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A universal membership model.

If there is one activity common to all associations, it is recruiting and retaining members. A task force of 21 association and business executives--brought together by Public Communications Inc., Chicago collaborated over six months to determine universal principles of membership recruitment and retention. Members of the task force were asked to participate because they had published articles on membership recruitment and retention or had been recognized for their organization's membership programs. For example, some were past winners of ASAE Awards of Excellence. The result of the task force: a model, or checklist, you can use as a framework for recruiting or retaining members. The task force's work product, first presented at a workshop sponsored by the Public Relations Society of America, New York City, follows.

Step 1: Analyze the market.

Determine

* the universe of people eligible for membership;

* the categories of people within the universe of potential members;

* the location of these people;

* the needs, concerns, and issues of these people;

* the benefits they expect;

* the financial and time commitment they are willing to make;

* the process by which they decide to join an association;

* the entity that pays for their membership;

* the entity that approves their decisions about membership;

* the noncompeting organizations-- certification boards, licensing authorities, and government agencies--that influence or control their decisions about membership;

* the time period during which they would be most receptive to recruitment;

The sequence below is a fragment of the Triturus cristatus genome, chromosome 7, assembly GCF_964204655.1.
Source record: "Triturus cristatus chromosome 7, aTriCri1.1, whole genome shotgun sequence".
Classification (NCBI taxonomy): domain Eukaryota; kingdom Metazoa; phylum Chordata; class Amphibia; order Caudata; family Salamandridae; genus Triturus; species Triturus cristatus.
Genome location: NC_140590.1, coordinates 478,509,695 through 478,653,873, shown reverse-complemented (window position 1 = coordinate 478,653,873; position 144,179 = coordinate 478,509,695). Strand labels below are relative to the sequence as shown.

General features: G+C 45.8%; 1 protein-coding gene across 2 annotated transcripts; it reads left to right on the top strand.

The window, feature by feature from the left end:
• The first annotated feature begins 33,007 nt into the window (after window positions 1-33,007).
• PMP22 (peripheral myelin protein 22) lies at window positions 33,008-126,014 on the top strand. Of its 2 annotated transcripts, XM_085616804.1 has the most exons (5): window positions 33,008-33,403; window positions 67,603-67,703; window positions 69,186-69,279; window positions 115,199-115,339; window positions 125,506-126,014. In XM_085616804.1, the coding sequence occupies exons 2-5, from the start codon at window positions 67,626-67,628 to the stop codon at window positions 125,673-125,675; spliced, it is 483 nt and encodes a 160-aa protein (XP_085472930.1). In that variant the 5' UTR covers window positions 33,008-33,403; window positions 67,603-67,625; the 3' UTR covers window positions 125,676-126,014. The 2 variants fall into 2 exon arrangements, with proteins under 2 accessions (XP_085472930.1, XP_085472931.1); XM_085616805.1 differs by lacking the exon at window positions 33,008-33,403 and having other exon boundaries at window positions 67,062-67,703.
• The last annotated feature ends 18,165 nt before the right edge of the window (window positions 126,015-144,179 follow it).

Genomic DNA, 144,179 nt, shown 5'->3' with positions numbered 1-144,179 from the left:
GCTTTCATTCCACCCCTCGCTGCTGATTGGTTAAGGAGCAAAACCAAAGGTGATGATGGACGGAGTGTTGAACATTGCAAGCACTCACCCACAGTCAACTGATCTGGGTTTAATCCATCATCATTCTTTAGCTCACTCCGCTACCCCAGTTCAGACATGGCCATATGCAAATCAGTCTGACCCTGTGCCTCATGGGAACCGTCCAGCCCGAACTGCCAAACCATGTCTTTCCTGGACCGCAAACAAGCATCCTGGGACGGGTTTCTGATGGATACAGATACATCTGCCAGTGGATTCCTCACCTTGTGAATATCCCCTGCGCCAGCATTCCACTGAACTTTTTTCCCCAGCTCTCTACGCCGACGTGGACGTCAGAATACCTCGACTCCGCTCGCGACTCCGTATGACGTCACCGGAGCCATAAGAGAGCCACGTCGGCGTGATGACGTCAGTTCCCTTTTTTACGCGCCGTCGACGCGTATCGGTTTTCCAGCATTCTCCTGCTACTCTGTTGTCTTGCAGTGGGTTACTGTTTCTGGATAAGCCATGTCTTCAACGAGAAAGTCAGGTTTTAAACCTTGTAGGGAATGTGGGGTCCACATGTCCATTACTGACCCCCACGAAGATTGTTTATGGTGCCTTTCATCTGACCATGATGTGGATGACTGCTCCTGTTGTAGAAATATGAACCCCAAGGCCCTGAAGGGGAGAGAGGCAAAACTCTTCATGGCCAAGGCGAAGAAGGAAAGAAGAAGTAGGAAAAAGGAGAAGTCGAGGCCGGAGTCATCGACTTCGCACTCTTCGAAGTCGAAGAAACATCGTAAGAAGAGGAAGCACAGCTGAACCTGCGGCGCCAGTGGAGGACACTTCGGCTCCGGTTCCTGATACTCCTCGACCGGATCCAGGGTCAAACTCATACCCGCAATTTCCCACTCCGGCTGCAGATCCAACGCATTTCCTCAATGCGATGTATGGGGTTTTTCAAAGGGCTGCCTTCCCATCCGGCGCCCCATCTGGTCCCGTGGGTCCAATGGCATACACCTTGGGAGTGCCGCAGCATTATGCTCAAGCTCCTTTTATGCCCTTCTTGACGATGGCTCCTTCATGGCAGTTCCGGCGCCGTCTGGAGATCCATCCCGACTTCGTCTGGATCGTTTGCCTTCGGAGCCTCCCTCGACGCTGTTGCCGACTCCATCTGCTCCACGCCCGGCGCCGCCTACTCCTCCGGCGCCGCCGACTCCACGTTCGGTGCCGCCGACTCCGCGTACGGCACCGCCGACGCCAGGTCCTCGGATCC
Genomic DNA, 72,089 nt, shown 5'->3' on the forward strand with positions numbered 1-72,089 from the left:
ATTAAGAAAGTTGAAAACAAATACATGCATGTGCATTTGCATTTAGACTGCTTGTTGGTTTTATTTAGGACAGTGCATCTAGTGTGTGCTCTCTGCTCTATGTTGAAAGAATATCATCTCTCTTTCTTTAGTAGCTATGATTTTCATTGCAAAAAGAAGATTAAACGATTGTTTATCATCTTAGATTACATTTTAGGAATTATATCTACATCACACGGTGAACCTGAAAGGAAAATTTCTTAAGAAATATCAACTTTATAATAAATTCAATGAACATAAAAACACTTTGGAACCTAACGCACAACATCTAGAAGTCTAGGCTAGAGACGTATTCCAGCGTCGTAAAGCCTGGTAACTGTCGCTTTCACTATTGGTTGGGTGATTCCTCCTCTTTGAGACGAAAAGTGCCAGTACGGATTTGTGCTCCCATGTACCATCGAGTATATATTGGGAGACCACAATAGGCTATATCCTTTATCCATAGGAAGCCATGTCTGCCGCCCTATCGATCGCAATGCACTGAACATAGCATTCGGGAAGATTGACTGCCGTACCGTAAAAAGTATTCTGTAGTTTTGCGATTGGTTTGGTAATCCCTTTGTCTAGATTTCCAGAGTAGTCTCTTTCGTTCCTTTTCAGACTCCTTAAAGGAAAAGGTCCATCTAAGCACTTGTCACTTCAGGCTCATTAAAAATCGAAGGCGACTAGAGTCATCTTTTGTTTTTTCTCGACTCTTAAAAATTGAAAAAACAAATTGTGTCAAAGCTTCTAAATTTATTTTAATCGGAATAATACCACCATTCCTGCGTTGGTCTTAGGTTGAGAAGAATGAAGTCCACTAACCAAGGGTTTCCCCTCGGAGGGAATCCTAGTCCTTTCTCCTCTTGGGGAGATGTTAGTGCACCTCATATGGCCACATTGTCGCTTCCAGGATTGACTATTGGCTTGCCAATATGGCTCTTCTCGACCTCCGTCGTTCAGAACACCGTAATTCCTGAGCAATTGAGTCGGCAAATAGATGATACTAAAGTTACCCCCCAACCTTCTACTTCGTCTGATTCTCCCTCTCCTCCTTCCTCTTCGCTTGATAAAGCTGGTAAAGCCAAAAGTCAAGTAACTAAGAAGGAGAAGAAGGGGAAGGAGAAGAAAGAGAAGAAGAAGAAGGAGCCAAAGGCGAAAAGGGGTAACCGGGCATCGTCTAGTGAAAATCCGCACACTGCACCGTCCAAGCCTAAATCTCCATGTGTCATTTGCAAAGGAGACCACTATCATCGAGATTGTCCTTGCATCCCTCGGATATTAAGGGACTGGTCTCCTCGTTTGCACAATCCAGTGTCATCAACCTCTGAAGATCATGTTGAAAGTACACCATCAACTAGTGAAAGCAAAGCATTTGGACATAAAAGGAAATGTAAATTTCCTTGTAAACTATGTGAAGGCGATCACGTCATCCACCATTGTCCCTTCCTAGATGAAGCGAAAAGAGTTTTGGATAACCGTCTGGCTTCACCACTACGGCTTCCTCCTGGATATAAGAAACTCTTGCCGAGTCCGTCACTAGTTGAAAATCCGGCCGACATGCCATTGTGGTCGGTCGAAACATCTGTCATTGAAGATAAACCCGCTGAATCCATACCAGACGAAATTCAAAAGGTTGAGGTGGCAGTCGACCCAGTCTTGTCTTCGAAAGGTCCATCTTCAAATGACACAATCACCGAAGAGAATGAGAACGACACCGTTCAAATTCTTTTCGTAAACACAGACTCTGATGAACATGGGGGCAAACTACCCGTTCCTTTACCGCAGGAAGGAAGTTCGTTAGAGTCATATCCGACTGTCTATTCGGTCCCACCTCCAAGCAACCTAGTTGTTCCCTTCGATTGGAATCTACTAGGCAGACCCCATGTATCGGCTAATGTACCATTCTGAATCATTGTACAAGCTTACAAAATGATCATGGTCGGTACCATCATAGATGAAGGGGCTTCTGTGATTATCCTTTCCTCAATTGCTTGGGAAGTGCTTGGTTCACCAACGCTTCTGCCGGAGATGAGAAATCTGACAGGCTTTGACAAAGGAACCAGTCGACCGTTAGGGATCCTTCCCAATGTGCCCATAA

* the obstacles or barriers to membership; and

* how potential members can be addressed individually and in groups.

Step 2: Analyze the competition.

Determine

* competing associations;

* their member benefits--products, services, and programs--and the effectiveness of those benefits;

* their image within the marketplace;

* their member recruitment and retention methods;

* their rates of membership renewal and turnover;

* the benefits they don't offer; and

* the commitment--in dollars and time--they ask of members.

Step 3: Analyze your association.

Determine

* the mission and goals of your association;

* the effectiveness of your association in fulfilling its mission and attaining its goals;

* how your association wants to be perceived by members and potential members;

* how your association is actually perceived;

* your association's current market share or penetration;

* your association's retention and turnover rate;

* the benefits members value most and least;

* the additional member benefits your association provides;

* your association's resources--money, personnel, materials, authority, and time--for providing additional member benefits;

* other member benefits your organization is capable of providing but currently doesn't offer;

* the extent to which members take advantage of your association's benefits and services;

* reasons members don't renew their memberships;

* the commitment of association staff and volunteer leaders to serve member interests; and

* the commitment of staff to serve member needs.

Step. 4: Establish membership goals.

Determine

* the people you want as members;

* the quantity of members; and

* the time period.

Step 5: Establish a strategy.